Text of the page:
In other words, unless you want to use D-Fi for the entire installation youíll want to plan on a D-Fi transmitter going somewhere that can receive DMX from a more preferred network.  Itís too many failure points for my liking especially with all the cheap stuff being in 2.4GHz, but it will get your Freedom Pars talking on the same app as your other lighting.  Hope this helps!     

I suspect it will be mostly static lights (what color would you like the room, ma'am?) or occasional scene changes.

The dual TX setup is one option I was considering.
Title: Re: wireless DMX
Post by: Mark Cadwallader on January 02, 2020, 01:06:04 pm
If you have two (or more) DMX universes available, could you simply separate the lights on a given wireless protocol by universe? 
Title: Re: wireless DMX
Post by: Steve Garris on January 02, 2020, 01:11:48 pm
I use the Donnar wireless transmitter and (6) receivers for my prewired light trees. I use an AE router for my Luminair. I've used it for 3 years now and never had an issue. There's (6) receivers on this stage every 2 months, mostly static lights but a few movers. A ton of people with cell phones but never an issue:
Title: Re: wireless DMX
Post by: Paul G. OBrien on January 02, 2020, 01:56:39 pm
To me, itís not a lack of responsiveness so much as it is having complete dropouts.

I only experienced unrecoverable loss of communication until I figured out that all fixtures MUST be set to slave mode, fixtures can and will spontaneously switch to master if allowed which will then switch the attached wireless device to Tx and that will crash the system, so this is not an optional setting. With that done I have never seen a total loss of control again unless something loses power. I have also tied non wireless devices into a single wireless unit with DMX cable on occasion and that works well in most cases but the downside is if that one wireless receiver misses a cue then everything tied to it does as well, so the redundancy of every fixture having it's own receiver minimizes the impact of a glitch, it's not a greater liability.
Title: Re: wireless DMX
Post by: Terry Martin on January 04, 2020, 03:11:23 pm
I use the Donnar wireless transmitter and (6) receivers for my prewired light trees. I use an AE router for my Luminair. I've used it for 3 years now and never had an issue. There's (6) receivers on this stage every 2 months, mostly static lights but a few movers. A ton of people with cell phones but never an issue:

We've had good luck with the Donner wireless too.
Title: Re: wireless DMX
Post by: Dave Garoutte on January 04, 2020, 04:30:37 pm
We've had good luck with the Donner wireless too.

Just ordered a Donner starter kit to try out.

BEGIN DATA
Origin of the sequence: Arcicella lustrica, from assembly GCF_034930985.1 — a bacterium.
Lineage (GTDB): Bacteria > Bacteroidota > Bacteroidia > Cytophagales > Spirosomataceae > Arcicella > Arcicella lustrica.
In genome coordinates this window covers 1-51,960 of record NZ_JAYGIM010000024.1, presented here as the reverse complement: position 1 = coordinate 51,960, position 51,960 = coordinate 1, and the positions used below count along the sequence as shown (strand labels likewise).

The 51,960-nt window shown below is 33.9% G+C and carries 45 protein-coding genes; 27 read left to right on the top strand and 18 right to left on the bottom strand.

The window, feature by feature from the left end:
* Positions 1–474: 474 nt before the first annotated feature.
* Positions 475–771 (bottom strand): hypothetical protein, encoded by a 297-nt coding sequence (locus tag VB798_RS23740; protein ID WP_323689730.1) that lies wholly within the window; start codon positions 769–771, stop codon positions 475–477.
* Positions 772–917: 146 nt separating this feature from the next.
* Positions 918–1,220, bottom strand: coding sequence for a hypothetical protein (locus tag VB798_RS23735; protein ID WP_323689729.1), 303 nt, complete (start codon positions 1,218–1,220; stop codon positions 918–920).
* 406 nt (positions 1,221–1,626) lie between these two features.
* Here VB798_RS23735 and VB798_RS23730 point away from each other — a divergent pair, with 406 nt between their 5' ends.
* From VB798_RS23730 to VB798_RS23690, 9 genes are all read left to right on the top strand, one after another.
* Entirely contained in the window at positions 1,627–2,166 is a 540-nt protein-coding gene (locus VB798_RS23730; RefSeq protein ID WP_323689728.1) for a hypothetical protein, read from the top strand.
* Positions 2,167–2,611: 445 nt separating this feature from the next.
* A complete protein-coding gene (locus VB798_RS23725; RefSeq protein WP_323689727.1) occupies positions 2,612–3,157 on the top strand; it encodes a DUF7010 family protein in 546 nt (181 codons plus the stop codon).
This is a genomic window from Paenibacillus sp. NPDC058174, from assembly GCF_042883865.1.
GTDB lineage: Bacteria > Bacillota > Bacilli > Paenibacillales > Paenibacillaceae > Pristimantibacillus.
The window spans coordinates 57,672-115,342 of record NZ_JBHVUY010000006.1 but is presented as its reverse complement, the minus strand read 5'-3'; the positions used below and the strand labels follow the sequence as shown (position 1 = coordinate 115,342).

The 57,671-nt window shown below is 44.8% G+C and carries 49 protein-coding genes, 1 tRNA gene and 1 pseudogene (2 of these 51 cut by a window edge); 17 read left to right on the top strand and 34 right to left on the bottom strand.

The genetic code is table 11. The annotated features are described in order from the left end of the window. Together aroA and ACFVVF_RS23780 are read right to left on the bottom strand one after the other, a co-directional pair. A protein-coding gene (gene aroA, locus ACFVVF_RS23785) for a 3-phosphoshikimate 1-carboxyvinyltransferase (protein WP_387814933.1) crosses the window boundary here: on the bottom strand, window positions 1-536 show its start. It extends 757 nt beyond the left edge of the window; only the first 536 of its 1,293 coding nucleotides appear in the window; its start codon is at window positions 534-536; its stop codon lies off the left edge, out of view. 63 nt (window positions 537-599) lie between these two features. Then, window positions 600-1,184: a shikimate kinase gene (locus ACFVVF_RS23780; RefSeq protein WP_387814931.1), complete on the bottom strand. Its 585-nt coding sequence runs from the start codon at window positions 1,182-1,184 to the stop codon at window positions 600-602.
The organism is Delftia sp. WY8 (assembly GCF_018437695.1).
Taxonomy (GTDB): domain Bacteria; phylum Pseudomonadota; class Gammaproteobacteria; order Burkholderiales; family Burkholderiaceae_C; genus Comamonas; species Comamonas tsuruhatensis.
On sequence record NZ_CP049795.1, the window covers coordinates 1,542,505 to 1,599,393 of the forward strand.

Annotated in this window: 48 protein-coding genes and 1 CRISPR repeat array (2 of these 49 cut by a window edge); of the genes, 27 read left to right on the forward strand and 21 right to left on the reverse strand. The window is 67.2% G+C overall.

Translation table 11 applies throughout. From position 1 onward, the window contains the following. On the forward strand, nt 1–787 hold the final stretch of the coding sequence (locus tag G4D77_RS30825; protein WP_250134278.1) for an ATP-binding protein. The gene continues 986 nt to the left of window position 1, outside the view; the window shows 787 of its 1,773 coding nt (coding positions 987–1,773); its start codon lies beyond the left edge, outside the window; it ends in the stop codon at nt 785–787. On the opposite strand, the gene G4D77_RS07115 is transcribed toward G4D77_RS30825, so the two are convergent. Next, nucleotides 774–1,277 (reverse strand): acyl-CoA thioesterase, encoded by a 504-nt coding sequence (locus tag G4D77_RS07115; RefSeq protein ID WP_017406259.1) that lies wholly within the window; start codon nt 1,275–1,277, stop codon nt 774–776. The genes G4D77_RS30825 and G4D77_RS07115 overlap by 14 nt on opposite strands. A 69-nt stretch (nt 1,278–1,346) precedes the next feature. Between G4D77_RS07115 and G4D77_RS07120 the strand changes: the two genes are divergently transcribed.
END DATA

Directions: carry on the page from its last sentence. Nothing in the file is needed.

Title: Re: wireless DMX
Post by: Mal Brown on January 05, 2020, 09:08:35 pm
I run Donner as well.  1 RX per 2 multi fixture front trees.  1 on rear truss, 1 on d-fi hub for Chauvet Freedon sticks, 1 on Chauvet Motion drape controller.  That has been quite reliable.

I tried 6 txt on rear truss and that was problematic.
 
I get if you are doing Paul McCartney you probably want a more pro setup.  For what I'm doing this has worked really well.
Title: Re: wireless DMX
Post by: Mike Pyle on January 06, 2020, 11:37:16 am
I've used the old style Blizzard wicicles since they were introduced. Aside from an occasional failed unit (they get mishandled badly by event volunteers) I have found them very reliable. I use one of the higher powered transmitters for the most distant light stands, sometimes plug another transmitter on a different frequency in to that for different groups of lighting. According to marketing, their newer systems are more robust, but I haven't needed to upgrade yet.

What issues did you have with D-Fi? I've sold a lot of the Freedom pars & a few other lights that have it built in. So far nobody has complained about the performance.
Title: Re: wireless DMX
Post by: Dave Garoutte on January 06, 2020, 02:02:30 pm
I've used the old style Blizzard wicicles since they were introduced. Aside from an occasional failed unit (they get mishandled badly by event volunteers) I have found them very reliable. I use one of the higher powered transmitters for the most distant light stands, sometimes plug another transmitter on a different frequency in to that for different groups of lighting. According to marketing, their newer systems are more robust, but I haven't needed to upgrade yet.

What issues did you have with D-Fi? I've sold a lot of the Freedom pars & a few other lights that have it built in. So far nobody has complained about the performance.

I like the freedom pars too. 
The older DFi tx/rx boxes that I have are kind of clunky and the antennas won't stay put.
I think when I've had issues with lag, it's more related to the wifi from the controller than anything.
Also, This is for a client, so I want to be sure it's robust enough , both physically and functionally, for venue people to deal with.
Title: Re: wireless DMX
Post by: Taylor Hall on January 06, 2020, 02:57:16 pm
What issues did you have with D-Fi? I've sold a lot of the Freedom pars & a few other lights that have it built in. So far nobody has complained about the performance.
My only issues were with the endpoint units, we never tried any of the fixtures. We saw horrible lag, multiple dropouts, and complete refusal to connect once. We had pretty good results with the Blizzard option, but after seeing how startlingly similar they were to the Donner stuff, we opted for that instead since these would be special case use and not used on every rental. I haven't had a chance to try their newer lightcaster stuff, though. It looks pretty promising.